6. Flow Augmentation

Flow is a state where a user is “zoned-in” and is at his/her maximum productivity. In the context of enterprise stack, “working in the flow” means high productivity and frictionless state resulting from collaborating, communicating and getting day-to-day work done from a single System of Engagement.

When designing micro experiences, we should always think whether the experience augments the “working in the flow” state.

7. Adoption to Advocacy

We can visualize nudges and the CTAs as a funnel. When designing micro experiences, we should embed funnel metrics into an experience right at the start so that we can understand how the users adopt, repeat and advocate the experiences to other users thus creating a virality around the experience.

8. AI-ML – Under Promise Over Deliver

By this time, you must have realized that nudges and CTAs point towards the use of AI-ML in designing micro experiences. However, use of AI-ML is costly and the economics of embedding AI-ML must be factored into the design. To better understand the economics, here is the link for an excellent article published by the team at Andreessen Horowitz – The New Business of AI (and How It’s Different From Traditional Software)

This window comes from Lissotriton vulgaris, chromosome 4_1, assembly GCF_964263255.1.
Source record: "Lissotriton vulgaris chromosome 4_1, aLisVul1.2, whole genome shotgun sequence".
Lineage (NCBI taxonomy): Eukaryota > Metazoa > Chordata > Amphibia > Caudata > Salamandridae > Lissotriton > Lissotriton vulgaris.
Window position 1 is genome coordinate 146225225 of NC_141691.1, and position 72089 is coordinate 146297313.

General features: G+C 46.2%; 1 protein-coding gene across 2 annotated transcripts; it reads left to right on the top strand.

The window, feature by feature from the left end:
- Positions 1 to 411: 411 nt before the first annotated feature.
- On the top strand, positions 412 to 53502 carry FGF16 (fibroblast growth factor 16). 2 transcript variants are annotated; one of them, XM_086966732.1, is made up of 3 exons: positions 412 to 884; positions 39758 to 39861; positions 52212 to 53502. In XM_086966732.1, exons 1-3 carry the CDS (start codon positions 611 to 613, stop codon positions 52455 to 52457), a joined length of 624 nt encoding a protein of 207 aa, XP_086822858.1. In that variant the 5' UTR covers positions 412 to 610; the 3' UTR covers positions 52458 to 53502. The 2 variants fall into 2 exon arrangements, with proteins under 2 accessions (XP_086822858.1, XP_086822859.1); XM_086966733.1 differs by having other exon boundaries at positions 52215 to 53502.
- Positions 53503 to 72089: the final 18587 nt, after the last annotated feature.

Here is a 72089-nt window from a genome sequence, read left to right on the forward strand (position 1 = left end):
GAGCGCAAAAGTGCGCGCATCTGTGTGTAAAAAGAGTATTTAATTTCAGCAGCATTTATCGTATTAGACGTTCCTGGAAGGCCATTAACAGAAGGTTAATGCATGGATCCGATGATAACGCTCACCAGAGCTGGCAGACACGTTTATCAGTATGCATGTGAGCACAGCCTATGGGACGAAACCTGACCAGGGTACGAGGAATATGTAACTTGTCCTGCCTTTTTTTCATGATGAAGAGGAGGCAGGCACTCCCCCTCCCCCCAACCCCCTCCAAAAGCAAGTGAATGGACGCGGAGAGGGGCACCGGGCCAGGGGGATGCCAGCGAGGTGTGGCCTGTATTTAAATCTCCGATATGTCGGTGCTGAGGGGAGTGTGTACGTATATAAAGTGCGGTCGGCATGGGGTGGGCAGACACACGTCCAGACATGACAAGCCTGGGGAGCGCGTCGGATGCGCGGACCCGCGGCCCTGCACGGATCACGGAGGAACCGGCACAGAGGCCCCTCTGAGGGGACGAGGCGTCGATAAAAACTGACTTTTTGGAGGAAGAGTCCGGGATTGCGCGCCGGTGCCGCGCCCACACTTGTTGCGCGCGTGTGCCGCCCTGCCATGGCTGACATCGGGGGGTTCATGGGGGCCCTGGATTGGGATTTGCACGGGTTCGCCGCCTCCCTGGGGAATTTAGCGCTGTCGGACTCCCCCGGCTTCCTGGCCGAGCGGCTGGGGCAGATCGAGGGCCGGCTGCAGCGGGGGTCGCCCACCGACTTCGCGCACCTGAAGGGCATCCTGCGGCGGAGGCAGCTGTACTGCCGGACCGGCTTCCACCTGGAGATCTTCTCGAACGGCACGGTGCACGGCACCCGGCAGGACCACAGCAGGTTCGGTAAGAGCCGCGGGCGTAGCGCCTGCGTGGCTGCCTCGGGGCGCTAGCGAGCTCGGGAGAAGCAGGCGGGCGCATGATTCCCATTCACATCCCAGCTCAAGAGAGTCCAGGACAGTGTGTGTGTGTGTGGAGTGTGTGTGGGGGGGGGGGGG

When trying to embed AI-ML into the design of micro experiences, we should be extremely careful not to over complicate and try to reinvent the wheel.

95% of the employees in an enterprise are normal users –> normal users deserve to be treated as consumers –> consumers prefer simplicity –> delivering simplicity at scale is complex

It is not that engineers at tech giants like Google, Facebook etc. are unable to complicate. However, they have made a choice to keep it simple for the end users. For example, Systems of Engagement like Workplace from Facebook launched predictive text (Google has Smart Compose), live transcribing of videos and such other features to augment the end user experience.

9. No-Code

Enterprises have unique culture and the experience design process has to factor these cultural differences. Any design of a platform for delivering micro experiences should essentially offer “deep customization” to power users who are essentially functional business process owners. “No-code” design paradigm allows the flexibility to help power users customize their experiences.

10. NLP & Domain Ontology

Conversational Interfaces (CI) are popular platforms for delivering micro experiences. However, there is a tendency to piggyback on standard libraries for managing intent and context extraction.

When designing micro experiences in the day-to-day work context of employee in an enterprise, it is extremely important to factor in domain ontology.

“A domain ontology (or domain-specific ontology) represents concepts which belong to a realm of the world, such as biology or politics. Each domain ontology typically models domain-specific definitions of terms. For example, the word card has many different meanings. An ontology about the domain of poker would model the “playing card” meaning of the word, while an ontology about the domain of computer hardware would model the “punched card” and “video card” meanings. – Wikipedia

In Part 5, last part of the series on the New Enterprise Stack, I’ll discuss “How and why conversational interfaces are best suited to deliver the micro experiences?”.